UCL English


Dr Xine Yao

Email: christine.yao@ucl.ac.uk
External phone: 020 7679 3121
Internal phone: 33121
Office: Foster Court 249
Iris profile

Co-Director, qUCL
Advisory Group, UCL Sarah Parker Remond Center
UCL Race Equality Steering Group

Featured on UCL Spotlight

Dr. Christine 'Xine' Yao


Xine Yao hails from Toronto, Canada (B.A. Trinity College at the University of Toronto, M.A. Dalhousie University, M.A. Cornell University, Ph.D. Cornell University). She joined UCL in 2018 as Lecturer in American Literature in English to 1900. Xine is co-director of qUCL.

Xine is a BBC Radio 3/AHRC New Generation Thinker.  For 2021-2024 she represents the LLC 19th-Century American Forum to the Delegate Assembly of the Modern Language Association. She was elected to serve on the Executive Committee of the LLC 19th-Century American Forum for the Modern Language Association 2024-2029. She previously served on the Executive Committee of C19: The Society of Nineteenth-Century Americanists. She is the co-host of PhDivas, a podcast about academia, culture, and social justice across the STEM/humanities divide. Xine is the founding chair of the podcast initiative for C19: The Society of Nineteenth-Century Americanists

Research Interests

Xine’s primary research focuses on early and nineteenth-century American literature through affect theory, critical race and ethnic studies, and feminist and queer of colour theory. Her interests include histories of science and law, literatures in English from the Black and Asian diasporas, science fiction, the Gothic, comics/graphic novels, and digital humanities. Xine’s publications explore solidarity and comparative racialization between Black, Asian, and Indigenous peoples.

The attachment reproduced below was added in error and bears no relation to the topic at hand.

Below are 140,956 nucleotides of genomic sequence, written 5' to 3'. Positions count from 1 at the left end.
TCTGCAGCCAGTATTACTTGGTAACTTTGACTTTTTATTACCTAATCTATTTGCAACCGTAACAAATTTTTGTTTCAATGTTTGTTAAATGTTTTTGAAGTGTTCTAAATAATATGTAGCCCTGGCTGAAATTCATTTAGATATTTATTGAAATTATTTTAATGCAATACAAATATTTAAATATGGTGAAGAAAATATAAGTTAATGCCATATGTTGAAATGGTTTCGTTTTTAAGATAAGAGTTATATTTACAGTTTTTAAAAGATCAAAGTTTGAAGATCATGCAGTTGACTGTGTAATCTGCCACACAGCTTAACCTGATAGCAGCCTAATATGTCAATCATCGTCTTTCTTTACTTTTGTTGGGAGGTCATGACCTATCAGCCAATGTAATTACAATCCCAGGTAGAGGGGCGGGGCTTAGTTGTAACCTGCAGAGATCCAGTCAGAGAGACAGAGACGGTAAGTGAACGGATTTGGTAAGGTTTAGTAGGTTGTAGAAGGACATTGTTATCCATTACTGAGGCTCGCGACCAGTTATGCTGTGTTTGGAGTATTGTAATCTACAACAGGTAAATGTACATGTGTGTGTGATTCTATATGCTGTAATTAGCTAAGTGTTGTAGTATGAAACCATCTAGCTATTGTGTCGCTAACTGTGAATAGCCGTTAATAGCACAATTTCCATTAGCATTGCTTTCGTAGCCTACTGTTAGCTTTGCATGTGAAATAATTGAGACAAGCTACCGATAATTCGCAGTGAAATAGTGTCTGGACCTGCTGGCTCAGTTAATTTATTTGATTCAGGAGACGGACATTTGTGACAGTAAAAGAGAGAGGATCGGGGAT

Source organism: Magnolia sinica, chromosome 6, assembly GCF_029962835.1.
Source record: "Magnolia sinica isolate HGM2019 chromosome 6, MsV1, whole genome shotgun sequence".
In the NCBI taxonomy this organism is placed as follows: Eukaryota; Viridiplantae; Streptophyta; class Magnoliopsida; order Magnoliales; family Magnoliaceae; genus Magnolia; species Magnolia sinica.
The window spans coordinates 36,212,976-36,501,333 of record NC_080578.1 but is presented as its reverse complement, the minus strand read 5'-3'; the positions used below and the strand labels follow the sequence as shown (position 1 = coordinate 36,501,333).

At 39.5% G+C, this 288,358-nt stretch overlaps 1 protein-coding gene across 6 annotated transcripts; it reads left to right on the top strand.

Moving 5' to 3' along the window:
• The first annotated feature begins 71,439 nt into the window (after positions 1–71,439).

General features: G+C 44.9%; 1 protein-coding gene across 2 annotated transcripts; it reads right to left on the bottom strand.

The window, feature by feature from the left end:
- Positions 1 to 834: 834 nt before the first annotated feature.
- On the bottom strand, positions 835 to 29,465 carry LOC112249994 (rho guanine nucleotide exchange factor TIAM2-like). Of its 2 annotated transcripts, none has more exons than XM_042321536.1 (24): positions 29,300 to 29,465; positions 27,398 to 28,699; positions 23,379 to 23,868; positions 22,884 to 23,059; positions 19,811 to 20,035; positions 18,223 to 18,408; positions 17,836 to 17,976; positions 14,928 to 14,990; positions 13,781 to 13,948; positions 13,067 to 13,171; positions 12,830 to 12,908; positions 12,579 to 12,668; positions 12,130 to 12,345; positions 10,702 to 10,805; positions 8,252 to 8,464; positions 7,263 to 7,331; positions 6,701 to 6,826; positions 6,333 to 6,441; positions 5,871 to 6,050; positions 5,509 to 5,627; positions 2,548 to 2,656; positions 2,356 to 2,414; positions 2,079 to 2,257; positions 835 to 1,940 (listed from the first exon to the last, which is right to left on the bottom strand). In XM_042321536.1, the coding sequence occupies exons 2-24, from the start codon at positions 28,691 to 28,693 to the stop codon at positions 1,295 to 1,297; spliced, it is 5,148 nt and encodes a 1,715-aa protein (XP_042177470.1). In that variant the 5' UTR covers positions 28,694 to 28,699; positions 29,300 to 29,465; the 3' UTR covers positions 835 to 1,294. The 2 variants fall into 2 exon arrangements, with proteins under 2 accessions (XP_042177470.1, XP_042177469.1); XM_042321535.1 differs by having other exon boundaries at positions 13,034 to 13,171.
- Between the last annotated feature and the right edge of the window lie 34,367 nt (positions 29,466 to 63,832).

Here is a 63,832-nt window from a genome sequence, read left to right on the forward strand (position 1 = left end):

Cover image of Disaffected: The Cultural Politics of Unfeeling by Xine Yao

Their first book is Disaffected: The Cultural Politics of Unfeeling in Nineteenth Century America (Duke University Press 2021) in the influential Perverse Modernities series edited by J Halberstam and Lisa Lowe. 

  • Robert K Martin Book Prize, Canadian Association of American Studies
  • Duke University Press's Scholars of Color First Book Award 
  • Arthur Miller First Book Prize Honourable Mention, British Association of American Studies
  • University English Book Prize Shortlist

Read the introduction for free here.

Recent Awards 

  • 2021 Highly Commended Award, Provost's Award for Embedding Diversity, Equity, and Inclusion, UCL
  • 2019-2020 UCL-University of Toronto Global Engagement Office Research Collaboration Grant "Comparative Settler Colonialisms in Global Contexts" with Professor Melissa Gniadek (University of Toronto)
  • 2019 UCL Student Choice Teaching Award for Diverse and Inclusive Education
  • 2019 UCL Grand Challenges Grant, Theme: Embedded Inequalities. Collaborative Project: “Trans Studies, Trans Lives: Past, Present, and Future” symposium bringing together interdisciplinary trans studies research and the lived experiences along with creative work from the UCL trans community. Co-organizers: Dr. Ella Metcalfe (Maths and Physical Sciences), Dr. Ezra Horbury (English)
  • 2019-2020 Targeted Research Panel Grant, British Association of American Studies, “Definitions Toward Solidarity: BAME Americanists in the UK and Critical Race and Ethnic Studies,” 2 year collaboration co-organized with Dr. Christine Okoth (Warwick)
  • 2018 Yasuo Sakakibara Essay Prize from the American Studies Association for best paper by an international scholar at the annual conference. "(Un)Sympathetic Babo: Blackness, Science, and the Sympathetic Politics of Recognition." 



Desire and Asian Diasporic Fiction: On the Representative Status of Onoto Watanna's Miss Nume of Japan (1899)." American Literary History. Special issue: Democracy and the American Novel. Eds. Gordon Hutner and Rachel Greenwald Smith. 35.1 (2023): 97-112.